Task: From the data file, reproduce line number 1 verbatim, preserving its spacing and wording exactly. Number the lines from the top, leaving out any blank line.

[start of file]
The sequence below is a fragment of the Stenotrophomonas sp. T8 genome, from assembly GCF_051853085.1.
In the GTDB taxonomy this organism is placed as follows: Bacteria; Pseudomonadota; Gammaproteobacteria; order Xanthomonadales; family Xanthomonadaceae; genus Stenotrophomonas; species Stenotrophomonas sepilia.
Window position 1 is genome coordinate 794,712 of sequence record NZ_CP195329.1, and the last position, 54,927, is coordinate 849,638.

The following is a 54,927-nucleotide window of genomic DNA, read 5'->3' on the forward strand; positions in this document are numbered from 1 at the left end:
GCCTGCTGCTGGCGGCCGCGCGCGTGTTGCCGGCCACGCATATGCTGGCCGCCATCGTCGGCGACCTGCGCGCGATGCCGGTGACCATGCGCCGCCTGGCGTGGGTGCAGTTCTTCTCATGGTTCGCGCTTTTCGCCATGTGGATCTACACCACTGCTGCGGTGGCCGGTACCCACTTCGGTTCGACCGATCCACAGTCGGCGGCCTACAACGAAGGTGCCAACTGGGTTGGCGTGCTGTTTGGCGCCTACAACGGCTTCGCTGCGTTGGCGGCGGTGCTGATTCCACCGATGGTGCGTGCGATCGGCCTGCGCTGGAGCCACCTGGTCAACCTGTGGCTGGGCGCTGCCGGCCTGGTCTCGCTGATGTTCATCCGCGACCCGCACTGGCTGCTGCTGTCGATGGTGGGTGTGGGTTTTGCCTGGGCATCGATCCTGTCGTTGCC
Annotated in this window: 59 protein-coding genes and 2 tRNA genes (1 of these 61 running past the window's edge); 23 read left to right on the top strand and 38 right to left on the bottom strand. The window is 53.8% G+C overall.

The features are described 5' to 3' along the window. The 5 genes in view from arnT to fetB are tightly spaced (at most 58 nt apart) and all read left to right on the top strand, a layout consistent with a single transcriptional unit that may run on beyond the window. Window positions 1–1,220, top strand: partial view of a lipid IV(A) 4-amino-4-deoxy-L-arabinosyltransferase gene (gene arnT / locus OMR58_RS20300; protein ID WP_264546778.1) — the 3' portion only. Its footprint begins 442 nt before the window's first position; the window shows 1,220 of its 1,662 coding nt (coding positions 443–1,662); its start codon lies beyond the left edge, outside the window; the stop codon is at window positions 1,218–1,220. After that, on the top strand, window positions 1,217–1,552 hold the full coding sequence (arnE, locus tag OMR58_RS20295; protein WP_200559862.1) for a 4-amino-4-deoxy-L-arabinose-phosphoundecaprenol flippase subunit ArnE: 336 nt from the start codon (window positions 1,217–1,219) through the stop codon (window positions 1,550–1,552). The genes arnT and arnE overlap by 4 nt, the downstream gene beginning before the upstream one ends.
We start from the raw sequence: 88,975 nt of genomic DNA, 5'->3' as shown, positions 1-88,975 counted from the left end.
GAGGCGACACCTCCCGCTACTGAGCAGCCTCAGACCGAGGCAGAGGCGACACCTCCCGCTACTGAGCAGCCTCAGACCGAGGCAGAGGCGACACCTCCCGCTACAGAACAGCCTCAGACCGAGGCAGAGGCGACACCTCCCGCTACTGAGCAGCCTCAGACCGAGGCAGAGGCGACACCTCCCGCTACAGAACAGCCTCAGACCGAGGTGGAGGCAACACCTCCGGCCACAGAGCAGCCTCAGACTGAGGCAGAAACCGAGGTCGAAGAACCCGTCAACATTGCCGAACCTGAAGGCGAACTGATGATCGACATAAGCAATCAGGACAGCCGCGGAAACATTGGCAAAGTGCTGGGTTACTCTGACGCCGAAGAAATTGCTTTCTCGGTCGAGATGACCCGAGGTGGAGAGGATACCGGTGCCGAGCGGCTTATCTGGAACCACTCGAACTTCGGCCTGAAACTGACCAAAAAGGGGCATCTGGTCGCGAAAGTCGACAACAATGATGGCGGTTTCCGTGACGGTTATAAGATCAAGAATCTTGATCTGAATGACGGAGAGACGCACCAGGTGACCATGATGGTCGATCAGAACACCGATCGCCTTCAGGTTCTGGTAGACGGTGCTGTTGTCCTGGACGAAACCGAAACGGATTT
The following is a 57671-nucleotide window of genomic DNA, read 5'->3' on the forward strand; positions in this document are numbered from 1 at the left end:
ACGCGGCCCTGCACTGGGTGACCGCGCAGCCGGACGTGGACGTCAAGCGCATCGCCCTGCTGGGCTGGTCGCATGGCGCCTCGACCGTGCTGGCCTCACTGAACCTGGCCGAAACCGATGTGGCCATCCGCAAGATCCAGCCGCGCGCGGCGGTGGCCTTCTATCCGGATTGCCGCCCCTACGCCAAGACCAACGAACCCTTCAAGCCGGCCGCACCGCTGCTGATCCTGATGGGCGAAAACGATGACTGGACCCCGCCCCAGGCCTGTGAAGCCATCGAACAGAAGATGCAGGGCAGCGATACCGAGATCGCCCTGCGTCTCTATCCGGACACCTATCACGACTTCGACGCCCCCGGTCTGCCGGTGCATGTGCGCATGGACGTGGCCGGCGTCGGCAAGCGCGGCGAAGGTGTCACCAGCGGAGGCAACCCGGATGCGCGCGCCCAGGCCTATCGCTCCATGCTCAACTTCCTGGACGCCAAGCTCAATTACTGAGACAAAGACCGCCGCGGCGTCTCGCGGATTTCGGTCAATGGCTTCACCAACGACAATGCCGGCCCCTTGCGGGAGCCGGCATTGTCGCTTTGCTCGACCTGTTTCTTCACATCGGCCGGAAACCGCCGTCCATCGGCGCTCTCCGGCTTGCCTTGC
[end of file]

The sequence below is a fragment of the Stenotrophomonas sp. T8 genome, from assembly GCF_051853085.1.